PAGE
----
Breaking your database into smaller parts, will enable you to clean out your duplicates more effectively and getting it right. This is valid for big deduplications, but recommended for any deduplication. Keep reading if you want to know how…
-One bite at a time
When encountering large challenges, you cannot always do as you always have done.
You cannot cook the elephant like a turkey for thanksgiving, the oven isn’t big enough. As Barbecue?
-Well you will need a very big grill or fireplace, and while some part of the meat might be tender and tasty other part will be burned or still raw.
The analogy from eating an elephant to performing data operations on large database is obvious.
If you try to run deduplications on very large set of data you risk to get the work done poorly and have to wait a very long time to before it is “well done”.
Now why is that? Isn’t deduplication just a question of finding dupes and merging them?
Yes, but the question is not just how to find them. It is ALSO about how to merge them and there you cannot always apply the same process.
Big Deduplications and why you should break it up
When deduping a database, you might need to consider what you define as a dupe, and how you want to treat the dupes, let me give a few examples:
- Clients and Prospects: Deduping a list of companies some are existing clients and some are prospects might return combinations where ClientA is a dupe of ClientB, ProspectC is a dupe of ProspectD and ClientE is a dupe of ProspectF. In this case you might want to treat the Client-Client dupes more carefully than the Prospect-Prospect dupes, and for the Client-Prospect dupes you will for sure want to make sure that the Client Records takes priority over the prospect record.
- What do you really consider as a Dupe?. What if AccountA, AccountB and AccountC are identified as dupes, but AccountB doesn’t have an address, and AccountC has an address different from AccountA. Are these then dupes from your business point of view? Do you sell to the individual site/division of the accounts or only to one central company per country? Couldn’t AccountB be the Parent of AccountA? –And AccountA and AccountB be 2 sister companies in a large corporation?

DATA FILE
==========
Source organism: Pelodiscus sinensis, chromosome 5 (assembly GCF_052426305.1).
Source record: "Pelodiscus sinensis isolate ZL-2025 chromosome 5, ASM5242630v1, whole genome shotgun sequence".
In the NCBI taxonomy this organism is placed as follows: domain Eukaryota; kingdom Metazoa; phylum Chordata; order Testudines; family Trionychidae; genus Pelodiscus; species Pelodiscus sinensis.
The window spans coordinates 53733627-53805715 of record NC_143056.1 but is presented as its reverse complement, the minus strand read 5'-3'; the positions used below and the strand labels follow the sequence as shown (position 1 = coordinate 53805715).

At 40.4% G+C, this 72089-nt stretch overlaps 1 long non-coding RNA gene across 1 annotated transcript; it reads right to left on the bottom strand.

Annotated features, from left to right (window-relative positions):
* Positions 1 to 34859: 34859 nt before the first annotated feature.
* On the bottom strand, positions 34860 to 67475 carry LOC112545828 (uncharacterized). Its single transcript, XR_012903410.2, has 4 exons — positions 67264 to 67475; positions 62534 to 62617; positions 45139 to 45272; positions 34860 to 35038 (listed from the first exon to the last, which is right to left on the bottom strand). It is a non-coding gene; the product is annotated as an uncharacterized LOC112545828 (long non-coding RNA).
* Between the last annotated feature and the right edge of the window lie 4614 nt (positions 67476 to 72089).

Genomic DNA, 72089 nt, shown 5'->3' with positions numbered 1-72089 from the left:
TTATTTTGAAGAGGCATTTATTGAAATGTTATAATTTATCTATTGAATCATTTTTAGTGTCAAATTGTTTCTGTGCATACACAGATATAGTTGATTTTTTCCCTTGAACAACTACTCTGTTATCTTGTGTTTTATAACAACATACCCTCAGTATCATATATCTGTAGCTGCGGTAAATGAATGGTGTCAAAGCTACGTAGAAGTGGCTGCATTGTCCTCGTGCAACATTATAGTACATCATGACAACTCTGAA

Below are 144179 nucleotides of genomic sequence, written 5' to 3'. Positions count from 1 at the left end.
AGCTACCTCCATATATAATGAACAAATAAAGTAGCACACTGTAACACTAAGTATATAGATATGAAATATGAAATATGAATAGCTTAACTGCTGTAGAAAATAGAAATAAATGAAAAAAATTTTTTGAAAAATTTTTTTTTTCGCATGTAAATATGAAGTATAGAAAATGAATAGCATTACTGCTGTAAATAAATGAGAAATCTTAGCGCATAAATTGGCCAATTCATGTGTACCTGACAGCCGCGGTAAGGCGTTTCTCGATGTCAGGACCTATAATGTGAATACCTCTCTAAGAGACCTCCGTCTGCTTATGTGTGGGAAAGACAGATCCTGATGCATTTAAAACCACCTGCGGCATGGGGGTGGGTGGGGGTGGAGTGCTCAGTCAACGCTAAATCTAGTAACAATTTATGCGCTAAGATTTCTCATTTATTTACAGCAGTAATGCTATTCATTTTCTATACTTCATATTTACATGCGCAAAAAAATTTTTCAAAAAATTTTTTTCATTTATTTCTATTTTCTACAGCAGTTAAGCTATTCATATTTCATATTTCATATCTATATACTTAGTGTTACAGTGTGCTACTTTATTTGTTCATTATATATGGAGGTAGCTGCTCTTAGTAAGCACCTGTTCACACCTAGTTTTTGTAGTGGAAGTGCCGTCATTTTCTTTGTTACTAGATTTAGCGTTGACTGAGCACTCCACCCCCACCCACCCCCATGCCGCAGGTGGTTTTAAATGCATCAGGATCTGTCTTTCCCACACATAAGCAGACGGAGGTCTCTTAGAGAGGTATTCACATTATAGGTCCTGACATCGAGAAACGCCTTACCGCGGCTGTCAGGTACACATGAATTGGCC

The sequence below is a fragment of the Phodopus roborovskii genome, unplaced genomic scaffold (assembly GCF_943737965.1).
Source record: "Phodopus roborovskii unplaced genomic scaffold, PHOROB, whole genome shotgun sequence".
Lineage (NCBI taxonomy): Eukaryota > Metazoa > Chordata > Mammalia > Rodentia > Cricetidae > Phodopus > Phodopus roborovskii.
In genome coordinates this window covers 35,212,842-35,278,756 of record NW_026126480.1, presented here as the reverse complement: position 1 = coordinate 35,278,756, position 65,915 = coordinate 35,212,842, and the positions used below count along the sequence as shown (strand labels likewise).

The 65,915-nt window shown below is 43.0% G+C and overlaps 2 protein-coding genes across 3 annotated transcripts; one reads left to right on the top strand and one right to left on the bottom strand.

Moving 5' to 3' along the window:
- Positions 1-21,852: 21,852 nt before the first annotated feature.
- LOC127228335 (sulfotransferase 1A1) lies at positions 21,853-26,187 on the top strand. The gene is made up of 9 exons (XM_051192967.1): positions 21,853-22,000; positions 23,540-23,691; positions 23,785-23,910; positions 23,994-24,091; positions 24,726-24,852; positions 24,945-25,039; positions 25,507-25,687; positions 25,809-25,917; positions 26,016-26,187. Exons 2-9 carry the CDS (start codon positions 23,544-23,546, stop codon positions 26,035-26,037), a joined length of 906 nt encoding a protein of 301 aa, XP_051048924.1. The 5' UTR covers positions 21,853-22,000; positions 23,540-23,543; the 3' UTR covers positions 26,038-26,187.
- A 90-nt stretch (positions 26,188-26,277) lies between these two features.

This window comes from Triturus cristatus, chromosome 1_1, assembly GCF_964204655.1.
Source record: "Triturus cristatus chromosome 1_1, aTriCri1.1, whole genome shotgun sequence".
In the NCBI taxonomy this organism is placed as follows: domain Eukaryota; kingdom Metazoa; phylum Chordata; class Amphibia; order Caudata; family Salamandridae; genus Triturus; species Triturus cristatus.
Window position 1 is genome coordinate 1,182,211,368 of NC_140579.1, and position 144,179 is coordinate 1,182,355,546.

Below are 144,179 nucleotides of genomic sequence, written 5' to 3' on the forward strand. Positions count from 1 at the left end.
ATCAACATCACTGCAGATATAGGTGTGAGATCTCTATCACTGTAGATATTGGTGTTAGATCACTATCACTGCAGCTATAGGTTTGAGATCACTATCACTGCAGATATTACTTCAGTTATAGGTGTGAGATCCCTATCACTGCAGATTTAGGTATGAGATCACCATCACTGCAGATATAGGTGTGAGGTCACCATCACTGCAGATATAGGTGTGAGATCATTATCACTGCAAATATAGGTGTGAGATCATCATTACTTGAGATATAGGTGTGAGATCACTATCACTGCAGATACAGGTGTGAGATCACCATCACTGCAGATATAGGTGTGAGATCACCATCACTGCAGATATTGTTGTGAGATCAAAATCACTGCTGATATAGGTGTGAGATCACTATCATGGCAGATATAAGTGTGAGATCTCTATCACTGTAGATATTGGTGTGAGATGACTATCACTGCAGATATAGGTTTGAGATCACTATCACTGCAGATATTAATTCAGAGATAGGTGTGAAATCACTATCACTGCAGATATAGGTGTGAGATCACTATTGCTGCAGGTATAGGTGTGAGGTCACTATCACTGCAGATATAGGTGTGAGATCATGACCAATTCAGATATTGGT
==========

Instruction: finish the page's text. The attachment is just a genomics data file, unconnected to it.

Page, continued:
- Account Ownership: What if AccountX is an account managed by your AccountManagerA and AccountY is an account created by AccountManagerB. If AccountX and AccountY is the same, which record do you want to keep i.e. who is the appropriate owner.
- Empty match fields, and common values: In contact deduplications there may be multiple records for John Smith, and so what other criteria do you want to use to make sure that the likeliness of 2 John Smith records are dupes will you want to use; e.g. email? –and what if some of your records doesn’t have an email?
In other words, when you start running big deduplications you will naturally find certain characteristic in your data which indicate logical split.
In the following we will describe some of the most common approaches.
When to chunk it up
There are 3 main reasons why you might want to break your database into smaller parts:
- The size and complexity of the match result: As described above, you might want to apply different processes to the end result depending on what type of data you are comparing, and so if you know that all the results from a certain deduplication all consist of e.g. Client-Prospect relations, you can apply the same merge process to them all. But if the 3 different relation types are all mixed up inside one set of results you might have to go through the dupes one-by-one in order to make sure you apply the correct merge action.